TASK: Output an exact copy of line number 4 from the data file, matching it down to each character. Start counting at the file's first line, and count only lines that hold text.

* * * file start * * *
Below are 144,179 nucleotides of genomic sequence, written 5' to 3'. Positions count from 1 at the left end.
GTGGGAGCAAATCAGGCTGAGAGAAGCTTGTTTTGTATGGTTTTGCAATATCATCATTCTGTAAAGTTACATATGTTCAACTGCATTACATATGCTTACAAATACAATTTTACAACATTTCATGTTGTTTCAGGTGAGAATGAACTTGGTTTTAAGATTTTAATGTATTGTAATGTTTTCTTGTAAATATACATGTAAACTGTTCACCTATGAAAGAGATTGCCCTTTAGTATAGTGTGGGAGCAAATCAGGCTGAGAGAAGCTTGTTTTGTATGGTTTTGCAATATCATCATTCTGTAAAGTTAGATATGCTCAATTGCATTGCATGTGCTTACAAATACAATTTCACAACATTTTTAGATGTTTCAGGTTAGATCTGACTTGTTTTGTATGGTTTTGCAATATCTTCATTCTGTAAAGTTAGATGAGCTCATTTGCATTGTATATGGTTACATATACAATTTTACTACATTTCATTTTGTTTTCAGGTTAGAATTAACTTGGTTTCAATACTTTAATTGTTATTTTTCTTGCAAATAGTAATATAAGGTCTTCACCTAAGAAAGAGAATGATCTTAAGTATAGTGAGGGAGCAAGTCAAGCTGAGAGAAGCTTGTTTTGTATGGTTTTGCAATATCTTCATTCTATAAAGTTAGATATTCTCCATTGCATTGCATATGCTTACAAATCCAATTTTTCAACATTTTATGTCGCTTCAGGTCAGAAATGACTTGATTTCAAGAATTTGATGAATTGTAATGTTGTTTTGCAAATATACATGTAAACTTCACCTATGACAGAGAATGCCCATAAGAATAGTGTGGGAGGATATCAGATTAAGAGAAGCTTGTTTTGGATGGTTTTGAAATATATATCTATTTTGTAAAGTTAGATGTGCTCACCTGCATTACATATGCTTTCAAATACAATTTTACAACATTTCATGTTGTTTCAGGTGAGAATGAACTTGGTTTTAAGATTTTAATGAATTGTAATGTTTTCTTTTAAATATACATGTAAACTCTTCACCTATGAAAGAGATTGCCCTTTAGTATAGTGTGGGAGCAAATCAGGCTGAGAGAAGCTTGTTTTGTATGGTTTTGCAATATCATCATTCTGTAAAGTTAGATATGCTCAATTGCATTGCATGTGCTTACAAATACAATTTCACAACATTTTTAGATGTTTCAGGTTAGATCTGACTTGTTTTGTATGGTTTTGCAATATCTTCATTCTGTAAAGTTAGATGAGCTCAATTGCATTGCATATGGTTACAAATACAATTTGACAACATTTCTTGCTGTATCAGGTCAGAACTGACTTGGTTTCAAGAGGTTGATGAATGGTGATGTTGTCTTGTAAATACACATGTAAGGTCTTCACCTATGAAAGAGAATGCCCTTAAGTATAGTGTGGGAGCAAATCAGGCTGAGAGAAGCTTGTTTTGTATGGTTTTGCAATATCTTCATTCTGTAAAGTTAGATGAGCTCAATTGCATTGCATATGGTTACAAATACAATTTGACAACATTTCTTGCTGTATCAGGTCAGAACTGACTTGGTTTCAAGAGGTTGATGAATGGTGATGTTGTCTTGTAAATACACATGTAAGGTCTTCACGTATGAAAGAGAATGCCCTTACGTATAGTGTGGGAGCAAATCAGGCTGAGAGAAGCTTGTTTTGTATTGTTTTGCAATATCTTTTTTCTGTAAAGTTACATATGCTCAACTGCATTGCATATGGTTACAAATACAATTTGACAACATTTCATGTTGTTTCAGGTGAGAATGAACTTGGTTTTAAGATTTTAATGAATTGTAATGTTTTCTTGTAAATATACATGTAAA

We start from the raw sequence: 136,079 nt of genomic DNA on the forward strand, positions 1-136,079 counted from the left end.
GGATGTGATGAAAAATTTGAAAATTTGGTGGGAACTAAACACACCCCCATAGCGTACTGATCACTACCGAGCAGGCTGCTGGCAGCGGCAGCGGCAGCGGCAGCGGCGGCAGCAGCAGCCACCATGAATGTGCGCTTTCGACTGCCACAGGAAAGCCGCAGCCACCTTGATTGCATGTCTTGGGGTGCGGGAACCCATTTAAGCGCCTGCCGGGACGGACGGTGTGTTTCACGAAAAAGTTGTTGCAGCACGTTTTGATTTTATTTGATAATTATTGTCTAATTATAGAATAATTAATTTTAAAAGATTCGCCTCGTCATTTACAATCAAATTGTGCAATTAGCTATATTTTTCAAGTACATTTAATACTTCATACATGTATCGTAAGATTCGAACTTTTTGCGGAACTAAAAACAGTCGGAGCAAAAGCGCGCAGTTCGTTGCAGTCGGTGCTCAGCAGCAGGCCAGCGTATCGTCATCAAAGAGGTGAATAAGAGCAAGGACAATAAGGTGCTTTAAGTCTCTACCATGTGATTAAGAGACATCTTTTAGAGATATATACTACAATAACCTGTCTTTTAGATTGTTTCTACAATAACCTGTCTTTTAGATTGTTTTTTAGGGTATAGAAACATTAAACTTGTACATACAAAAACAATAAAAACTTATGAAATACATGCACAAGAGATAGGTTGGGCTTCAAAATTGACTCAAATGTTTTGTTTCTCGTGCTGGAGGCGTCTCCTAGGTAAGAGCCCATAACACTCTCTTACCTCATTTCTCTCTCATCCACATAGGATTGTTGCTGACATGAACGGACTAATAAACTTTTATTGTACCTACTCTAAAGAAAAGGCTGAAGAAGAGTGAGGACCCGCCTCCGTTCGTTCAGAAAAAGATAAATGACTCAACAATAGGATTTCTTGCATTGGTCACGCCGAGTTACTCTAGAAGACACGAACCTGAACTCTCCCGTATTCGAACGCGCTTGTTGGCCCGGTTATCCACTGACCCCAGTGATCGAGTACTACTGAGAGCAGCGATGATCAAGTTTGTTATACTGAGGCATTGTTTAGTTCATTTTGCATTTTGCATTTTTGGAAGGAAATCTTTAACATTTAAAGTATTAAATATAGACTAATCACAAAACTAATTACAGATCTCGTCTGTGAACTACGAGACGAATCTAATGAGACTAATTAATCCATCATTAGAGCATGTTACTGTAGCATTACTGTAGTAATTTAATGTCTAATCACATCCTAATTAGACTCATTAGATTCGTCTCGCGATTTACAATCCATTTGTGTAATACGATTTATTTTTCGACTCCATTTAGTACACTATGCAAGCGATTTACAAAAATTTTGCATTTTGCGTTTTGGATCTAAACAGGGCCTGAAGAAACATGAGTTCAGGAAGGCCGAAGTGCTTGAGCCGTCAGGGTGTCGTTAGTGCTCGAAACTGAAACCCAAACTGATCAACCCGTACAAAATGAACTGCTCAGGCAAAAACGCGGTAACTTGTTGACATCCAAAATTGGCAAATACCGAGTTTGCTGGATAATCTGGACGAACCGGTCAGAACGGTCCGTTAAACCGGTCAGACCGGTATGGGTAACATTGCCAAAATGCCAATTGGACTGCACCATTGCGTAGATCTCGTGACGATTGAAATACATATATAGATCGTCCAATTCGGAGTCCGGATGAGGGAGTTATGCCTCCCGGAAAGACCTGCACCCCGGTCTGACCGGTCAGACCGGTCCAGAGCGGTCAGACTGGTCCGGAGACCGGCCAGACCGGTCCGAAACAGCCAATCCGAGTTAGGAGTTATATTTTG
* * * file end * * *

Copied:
GGATGTGATGAAAAATTTGAAAATTTGGTGGGAACTAAACACACCCCCATAGCGTACTGATCACTACCGAGCAGGCTGCTGGCAGCGGCAGCGGCAGCGGCAGCGGCGGCAGCAGCAGCCACCATGAATGTGCGCTTTCGACTGCCACAGGAAAGCCGCAGCCACCTTGATTGCATGTCTTGGGGTGCGGGAACCCATTTAAGCGCCTGCCGGGACGGACGGTGTGTTTCACGAAAAAGTTGTTGCAGCACGTTTTGATTTTATTTGATAATTATTGTCTAATTATAGAATAATTAATTTTAAAAGATTCGCCTCGTCATTTACAATCAAATTGTGCAATTAGCTATATTTTTCAAGTACATTTAATACTTCATACATGTATCGTAAGATTCGAACTTTTTGCGGAACTAAAAACAGTCGGAGCAAAAGCGCGCAGTTCGTTGCAGTCGGTGCTCAGCAGCAGGCCAGCGTATCGTCATCAAAGAGGTGAATAAGAGCAAGGACAATAAGGTGCTTTAAGTCTCTACCATGTGATTAAGAGACATCTTTTAGAGATATATACTACAATAACCTGTCTTTTAGATTGTTTCTACAATAACCTGTCTTTTAGATTGTTTTTTAGGGTATAGAAACATTAAACTTGTACATACAAAAACAATAAAAACTTATGAAATACATGCACAAGAGATAGGTTGGGCTTCAAAATTGACTCAAATGTTTTGTTTCTCGTGCTGGAGGCGTCTCCTAGGTAAGAGCCCATAACACTCTCTTACCTCATTTCTCTCTCATCCACATAGGATTGTTGCTGACATGAACGGACTAATAAACTTTTATTGTACCTACTCTAAAGAAAAGGCTGAAGAAGAGTGAGGACCCGCCTCCGTTCGTTCAGAAAAAGATAAATGACTCAACAATAGGATTTCTTGCATTGGTCACGCCGAGTTACTCTAGAAGACACGAACCTGAACTCTCCCGTATTCGAACGCGCTTGTTGGCCCGGTTATCCACTGACCCCAGTGATCGAGTACTACTGAGAGCAGCGATGATCAAGTTTGTTATACTGAGGCATTGTTTAGTTCATTTTGCATTTTGCATTTTTGGAAGGAAATCTTTAACATTTAAAGTATTAAATATAGACTAATCACAAAACTAATTACAGATCTCGTCTGTGAACTACGAGACGAATCTAATGAGACTAATTAATCCATCATTAGAGCATGTTACTGTAGCATTACTGTAGTAATTTAATGTCTAATCACATCCTAATTAGACTCATTAGATTCGTCTCGCGATTTACAATCCATTTGTGTAATACGATTTATTTTTCGACTCCATTTAGTACACTATGCAAGCGATTTACAAAAATTTTGCATTTTGCGTTTTGGATCTAAACAGGGCCTGAAGAAACATGAGTTCAGGAAGGCCGAAGTGCTTGAGCCGTCAGGGTGTCGTTAGTGCTCGAAACTGAAACCCAAACTGATCAACCCGTACAAAATGAACTGCTCAGGCAAAAACGCGGTAACTTGTTGACATCCAAAATTGGCAAATACCGAGTTTGCTGGATAATCTGGACGAACCGGTCAGAACGGTCCGTTAAACCGGTCAGACCGGTATGGGTAACATTGCCAAAATGCCAATTGGACTGCACCATTGCGTAGATCTCGTGACGATTGAAATACATATATAGATCGTCCAATTCGGAGTCCGGATGAGGGAGTTATGCCTCCCGGAAAGACCTGCACCCCGGTCTGACCGGTCAGACCGGTCCAGAGCGGTCAGACTGGTCCGGAGACCGGCCAGACCGGTCCGAAACAGCCAATCCGAGTTAGGAGTTATATTTTG